12:28 PM – You know how you always hear about how Wisconsin has an obesity problem? If you ever doubt it, just come to opening day. Or any Brewer game. I’m looking around and I see fruit and pasta salads on tables all around us, completely untouched. It’s the thought that counts.

12:37 PM – Matt brought steak sandwiches for the grill this year. Bravo, Matt. Great choice.

12:50 PM – Another jersey rant: we all agree that it’s lazy to simply put tape over the name on your old jersey. Fielder is gone. Either accept it and wear his jersey with pride or buy a new one. And by the way, Ramirez isn’t #28.

12:51 PM – Nate is now heckling the guy who has “Ramirez” written on tape over Fielder’s name. The guy is absolutely clueless.

1:00 PM – Finally breaking the seal.

1:03 PM – There’s a fucking line at the men’s room, yet no wait at all for the women. Sometimes life just doesn’t make sense. A guy in line ahead of me says that it’s because “90 percent of the people here are dudes.” That seems a little high. Then again, so does he.

1:10 PM – First trip inside the men’s room of the 2012 season. I think all men assume that the women’s room is the complete opposite of the hell we visit. I figure that they have couches to sit on while they wait and the room smells of daisies and sunshine. Meanwhile, I’m waiting in line, surrounding by the scent of bad decisions.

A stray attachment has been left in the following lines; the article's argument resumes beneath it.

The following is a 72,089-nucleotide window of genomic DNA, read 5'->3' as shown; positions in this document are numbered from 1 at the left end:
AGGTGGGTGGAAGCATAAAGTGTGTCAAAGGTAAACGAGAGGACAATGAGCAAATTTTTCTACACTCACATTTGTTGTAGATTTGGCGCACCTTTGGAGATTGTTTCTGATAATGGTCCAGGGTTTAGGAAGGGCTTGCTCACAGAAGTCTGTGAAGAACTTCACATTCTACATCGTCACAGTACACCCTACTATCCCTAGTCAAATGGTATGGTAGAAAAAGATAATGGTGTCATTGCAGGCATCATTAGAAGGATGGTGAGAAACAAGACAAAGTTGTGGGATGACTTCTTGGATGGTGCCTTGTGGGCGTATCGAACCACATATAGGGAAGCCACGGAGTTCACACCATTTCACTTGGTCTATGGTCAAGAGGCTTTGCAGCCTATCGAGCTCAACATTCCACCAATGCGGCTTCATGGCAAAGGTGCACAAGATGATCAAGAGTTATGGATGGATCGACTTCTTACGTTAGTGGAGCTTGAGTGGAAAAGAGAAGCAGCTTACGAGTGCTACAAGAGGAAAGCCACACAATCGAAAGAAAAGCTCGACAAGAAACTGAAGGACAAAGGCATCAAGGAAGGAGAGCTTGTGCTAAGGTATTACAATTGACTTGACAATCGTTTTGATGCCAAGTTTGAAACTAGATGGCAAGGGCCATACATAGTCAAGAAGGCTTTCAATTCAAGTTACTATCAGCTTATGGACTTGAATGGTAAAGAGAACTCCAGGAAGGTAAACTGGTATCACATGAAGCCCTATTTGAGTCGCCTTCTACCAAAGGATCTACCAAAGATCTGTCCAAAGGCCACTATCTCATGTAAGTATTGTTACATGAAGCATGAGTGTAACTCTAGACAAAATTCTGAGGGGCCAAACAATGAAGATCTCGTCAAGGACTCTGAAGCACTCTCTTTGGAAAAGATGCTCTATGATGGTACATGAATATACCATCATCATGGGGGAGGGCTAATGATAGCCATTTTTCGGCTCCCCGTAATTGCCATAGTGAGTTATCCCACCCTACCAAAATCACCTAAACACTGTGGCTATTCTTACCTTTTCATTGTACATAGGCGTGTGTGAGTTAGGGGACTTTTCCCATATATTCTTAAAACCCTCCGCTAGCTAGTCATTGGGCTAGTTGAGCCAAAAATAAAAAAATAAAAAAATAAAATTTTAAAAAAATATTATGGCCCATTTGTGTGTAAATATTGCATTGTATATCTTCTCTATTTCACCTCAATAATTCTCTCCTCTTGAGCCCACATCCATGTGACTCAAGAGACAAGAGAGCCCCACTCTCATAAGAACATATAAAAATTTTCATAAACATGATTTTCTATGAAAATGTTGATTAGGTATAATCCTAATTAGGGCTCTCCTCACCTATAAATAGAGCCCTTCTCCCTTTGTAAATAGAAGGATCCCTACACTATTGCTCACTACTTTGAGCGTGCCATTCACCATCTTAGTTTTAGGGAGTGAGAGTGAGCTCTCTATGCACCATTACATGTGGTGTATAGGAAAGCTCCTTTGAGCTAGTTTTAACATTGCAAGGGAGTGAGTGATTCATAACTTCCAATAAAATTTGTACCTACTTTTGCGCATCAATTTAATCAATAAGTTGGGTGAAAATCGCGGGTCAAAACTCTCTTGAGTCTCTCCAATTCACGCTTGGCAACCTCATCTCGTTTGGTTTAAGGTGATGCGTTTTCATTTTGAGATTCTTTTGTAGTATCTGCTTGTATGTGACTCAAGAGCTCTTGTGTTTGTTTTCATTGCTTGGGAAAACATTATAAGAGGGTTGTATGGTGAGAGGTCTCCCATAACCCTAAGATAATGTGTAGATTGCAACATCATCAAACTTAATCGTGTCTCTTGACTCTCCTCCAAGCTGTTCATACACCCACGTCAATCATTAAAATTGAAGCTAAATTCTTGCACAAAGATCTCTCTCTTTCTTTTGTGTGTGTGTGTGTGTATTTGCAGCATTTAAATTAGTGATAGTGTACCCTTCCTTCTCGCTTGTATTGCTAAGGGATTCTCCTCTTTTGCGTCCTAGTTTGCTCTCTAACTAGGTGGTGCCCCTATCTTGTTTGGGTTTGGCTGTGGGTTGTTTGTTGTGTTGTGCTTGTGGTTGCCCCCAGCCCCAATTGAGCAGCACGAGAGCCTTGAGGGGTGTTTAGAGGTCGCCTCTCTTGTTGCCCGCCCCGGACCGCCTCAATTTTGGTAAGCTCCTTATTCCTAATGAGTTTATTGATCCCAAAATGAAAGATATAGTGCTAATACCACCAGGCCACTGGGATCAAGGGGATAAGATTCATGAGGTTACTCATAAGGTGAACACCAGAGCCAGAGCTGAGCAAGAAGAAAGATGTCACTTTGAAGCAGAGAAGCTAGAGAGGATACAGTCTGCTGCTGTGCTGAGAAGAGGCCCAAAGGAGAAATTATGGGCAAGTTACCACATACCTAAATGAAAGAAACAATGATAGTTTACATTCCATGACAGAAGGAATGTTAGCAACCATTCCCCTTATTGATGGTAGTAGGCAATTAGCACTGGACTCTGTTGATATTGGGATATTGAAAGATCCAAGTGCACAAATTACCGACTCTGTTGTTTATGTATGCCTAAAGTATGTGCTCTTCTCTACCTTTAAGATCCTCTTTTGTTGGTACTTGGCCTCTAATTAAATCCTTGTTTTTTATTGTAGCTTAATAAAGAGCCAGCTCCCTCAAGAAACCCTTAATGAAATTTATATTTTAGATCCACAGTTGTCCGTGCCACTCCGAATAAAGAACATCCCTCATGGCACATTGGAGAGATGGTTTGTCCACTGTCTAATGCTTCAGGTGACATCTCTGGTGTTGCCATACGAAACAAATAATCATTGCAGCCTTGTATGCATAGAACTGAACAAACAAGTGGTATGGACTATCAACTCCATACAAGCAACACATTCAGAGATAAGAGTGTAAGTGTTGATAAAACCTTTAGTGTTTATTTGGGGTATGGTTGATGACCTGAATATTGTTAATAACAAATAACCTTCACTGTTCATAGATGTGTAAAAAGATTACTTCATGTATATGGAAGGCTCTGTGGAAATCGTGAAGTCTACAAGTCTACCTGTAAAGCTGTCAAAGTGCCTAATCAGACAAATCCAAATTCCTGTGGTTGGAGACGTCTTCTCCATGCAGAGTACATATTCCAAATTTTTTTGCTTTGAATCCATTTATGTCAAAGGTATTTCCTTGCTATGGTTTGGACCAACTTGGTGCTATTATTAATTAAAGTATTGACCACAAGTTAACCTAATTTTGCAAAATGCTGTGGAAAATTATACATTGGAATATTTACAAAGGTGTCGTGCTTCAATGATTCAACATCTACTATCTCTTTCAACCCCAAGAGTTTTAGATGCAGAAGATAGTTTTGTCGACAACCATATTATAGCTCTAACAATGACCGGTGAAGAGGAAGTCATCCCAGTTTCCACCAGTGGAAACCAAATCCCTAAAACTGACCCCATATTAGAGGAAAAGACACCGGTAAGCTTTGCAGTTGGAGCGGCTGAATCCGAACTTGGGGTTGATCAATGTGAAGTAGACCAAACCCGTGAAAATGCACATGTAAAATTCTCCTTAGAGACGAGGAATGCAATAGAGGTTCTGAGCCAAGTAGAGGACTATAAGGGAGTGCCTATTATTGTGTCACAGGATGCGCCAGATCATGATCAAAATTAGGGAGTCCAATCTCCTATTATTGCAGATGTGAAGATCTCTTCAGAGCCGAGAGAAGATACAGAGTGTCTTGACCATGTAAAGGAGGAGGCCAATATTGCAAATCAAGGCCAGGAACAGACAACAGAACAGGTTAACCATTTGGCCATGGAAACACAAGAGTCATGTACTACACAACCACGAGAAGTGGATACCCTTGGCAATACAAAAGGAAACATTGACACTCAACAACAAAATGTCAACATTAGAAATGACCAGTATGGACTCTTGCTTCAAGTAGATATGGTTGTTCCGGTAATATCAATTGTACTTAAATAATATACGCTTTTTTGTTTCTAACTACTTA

1:21 PM – Nate returns from the restroom, and apparently I missed a fight. We all agree that it is not proper etiquette to enter the restroom through the exit door. Someone breaking this unwritten rule was then accused of being a Cubs fan for doing so. They proceeded to get into a shoving match while standing by the urinals. Nate left, saying “Nothing good could come from that situation.” Agreed.

Matt congratulates the Brothers Hof for trading in their Bud Lights. Andy appears less enthused.

1:32 PM – Hof goes to crack open another Bud Light until we question his loyalty to the Brewers. After all, can you really drink a Budweiser product when you are at Miller Park and the Brewers are about to play the Cardinals? Hof succumbs to peer pressure and trades the Bug Light for a Miller Lite.

1:36 PM – The blackberry brandy is making the rounds again. Hof initially refuses, but another dose of peer pressure gets him to take a swig. Peer pressure is Hof’s fatal flaw.